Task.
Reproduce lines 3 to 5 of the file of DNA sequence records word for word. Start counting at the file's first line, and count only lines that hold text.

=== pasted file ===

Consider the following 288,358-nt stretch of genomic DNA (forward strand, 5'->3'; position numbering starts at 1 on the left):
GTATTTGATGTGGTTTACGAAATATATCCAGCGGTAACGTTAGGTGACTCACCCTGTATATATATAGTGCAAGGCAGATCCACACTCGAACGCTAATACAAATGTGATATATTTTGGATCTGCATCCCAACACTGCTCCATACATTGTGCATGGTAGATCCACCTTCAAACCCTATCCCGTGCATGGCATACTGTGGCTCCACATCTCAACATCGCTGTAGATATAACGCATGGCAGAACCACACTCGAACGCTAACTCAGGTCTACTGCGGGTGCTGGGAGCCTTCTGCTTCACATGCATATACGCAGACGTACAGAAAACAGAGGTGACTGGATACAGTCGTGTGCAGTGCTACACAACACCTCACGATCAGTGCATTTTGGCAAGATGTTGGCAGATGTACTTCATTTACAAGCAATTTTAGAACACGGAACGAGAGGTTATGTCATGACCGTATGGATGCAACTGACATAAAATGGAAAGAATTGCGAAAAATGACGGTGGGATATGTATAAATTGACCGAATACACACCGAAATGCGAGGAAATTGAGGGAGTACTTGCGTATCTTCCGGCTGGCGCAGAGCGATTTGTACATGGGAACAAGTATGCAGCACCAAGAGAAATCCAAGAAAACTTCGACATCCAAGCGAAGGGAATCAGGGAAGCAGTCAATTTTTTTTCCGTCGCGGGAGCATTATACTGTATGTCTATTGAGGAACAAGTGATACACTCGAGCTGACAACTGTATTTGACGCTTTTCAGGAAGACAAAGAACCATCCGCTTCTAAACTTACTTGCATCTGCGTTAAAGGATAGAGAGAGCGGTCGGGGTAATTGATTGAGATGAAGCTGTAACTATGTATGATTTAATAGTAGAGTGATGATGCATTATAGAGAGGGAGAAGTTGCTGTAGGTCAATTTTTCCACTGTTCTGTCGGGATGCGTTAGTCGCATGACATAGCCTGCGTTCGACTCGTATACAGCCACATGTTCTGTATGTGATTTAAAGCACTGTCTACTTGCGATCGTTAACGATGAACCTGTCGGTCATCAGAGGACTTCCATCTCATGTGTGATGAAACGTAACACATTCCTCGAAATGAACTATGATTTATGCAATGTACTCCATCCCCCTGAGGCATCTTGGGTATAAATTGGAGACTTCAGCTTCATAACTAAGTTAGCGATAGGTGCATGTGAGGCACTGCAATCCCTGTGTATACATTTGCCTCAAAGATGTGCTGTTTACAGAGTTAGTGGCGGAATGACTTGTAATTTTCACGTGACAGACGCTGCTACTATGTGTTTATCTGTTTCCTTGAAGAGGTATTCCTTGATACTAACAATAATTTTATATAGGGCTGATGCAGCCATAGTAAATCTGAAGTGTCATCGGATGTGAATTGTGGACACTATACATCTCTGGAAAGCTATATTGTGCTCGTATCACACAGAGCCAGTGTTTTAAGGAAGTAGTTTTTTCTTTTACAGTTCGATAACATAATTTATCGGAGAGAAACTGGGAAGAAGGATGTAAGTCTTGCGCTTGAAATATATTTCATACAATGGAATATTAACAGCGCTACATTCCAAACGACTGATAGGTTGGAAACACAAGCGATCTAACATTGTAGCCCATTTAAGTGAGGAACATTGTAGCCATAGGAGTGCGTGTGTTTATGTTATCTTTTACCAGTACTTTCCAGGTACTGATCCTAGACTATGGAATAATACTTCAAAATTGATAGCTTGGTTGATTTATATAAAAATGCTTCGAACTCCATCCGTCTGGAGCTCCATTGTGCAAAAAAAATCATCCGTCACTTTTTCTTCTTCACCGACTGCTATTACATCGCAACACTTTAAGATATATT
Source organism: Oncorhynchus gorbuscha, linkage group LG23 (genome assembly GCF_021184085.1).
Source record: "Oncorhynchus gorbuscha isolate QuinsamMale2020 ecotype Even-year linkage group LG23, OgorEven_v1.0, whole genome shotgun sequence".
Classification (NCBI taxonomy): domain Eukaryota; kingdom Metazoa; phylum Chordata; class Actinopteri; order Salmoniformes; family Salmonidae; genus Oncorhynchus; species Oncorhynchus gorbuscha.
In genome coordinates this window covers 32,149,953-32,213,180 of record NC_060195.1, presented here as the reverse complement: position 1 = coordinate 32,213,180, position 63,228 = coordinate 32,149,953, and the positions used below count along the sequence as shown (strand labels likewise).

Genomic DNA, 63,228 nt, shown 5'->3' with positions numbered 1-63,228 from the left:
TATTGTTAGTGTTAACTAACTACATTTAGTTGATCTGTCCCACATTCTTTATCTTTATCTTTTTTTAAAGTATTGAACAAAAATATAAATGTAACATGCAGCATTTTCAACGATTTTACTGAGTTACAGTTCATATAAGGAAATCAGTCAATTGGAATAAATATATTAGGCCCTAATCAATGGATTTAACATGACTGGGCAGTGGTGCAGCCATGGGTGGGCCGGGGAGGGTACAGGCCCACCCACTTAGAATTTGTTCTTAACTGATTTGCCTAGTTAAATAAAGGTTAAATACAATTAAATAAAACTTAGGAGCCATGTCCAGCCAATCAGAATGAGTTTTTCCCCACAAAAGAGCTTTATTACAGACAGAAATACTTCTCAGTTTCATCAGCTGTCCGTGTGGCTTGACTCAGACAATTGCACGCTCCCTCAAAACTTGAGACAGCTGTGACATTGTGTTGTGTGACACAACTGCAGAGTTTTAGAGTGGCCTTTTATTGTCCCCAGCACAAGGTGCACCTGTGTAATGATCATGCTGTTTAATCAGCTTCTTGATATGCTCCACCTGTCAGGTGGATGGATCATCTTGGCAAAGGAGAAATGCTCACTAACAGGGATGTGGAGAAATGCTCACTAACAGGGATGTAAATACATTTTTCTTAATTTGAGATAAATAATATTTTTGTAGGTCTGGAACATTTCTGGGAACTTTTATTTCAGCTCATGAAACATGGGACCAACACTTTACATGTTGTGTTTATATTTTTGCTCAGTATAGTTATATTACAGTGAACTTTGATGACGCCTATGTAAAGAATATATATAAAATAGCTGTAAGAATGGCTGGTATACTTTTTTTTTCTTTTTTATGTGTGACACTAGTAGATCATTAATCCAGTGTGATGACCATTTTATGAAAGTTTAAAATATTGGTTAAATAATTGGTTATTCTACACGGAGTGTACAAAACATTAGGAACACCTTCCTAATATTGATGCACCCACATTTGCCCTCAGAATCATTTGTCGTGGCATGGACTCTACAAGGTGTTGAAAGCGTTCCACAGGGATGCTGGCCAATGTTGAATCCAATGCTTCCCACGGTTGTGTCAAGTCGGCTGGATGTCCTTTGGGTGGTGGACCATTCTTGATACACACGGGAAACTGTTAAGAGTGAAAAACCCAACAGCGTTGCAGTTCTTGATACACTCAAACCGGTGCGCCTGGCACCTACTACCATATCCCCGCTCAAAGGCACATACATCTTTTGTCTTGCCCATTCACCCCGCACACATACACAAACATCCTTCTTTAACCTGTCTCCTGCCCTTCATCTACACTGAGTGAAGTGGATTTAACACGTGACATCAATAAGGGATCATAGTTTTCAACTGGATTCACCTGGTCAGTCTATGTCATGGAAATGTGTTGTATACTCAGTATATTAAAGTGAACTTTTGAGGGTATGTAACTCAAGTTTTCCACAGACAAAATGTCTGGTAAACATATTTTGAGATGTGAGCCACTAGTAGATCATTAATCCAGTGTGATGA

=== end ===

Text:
Source organism: Oncorhynchus gorbuscha, linkage group LG23 (genome assembly GCF_021184085.1).
Source record: "Oncorhynchus gorbuscha isolate QuinsamMale2020 ecotype Even-year linkage group LG23, OgorEven_v1.0, whole genome shotgun sequence".
Classification (NCBI taxonomy): domain Eukaryota; kingdom Metazoa; phylum Chordata; class Actinopteri; order Salmoniformes; family Salmonidae; genus Oncorhynchus; species Oncorhynchus gorbuscha.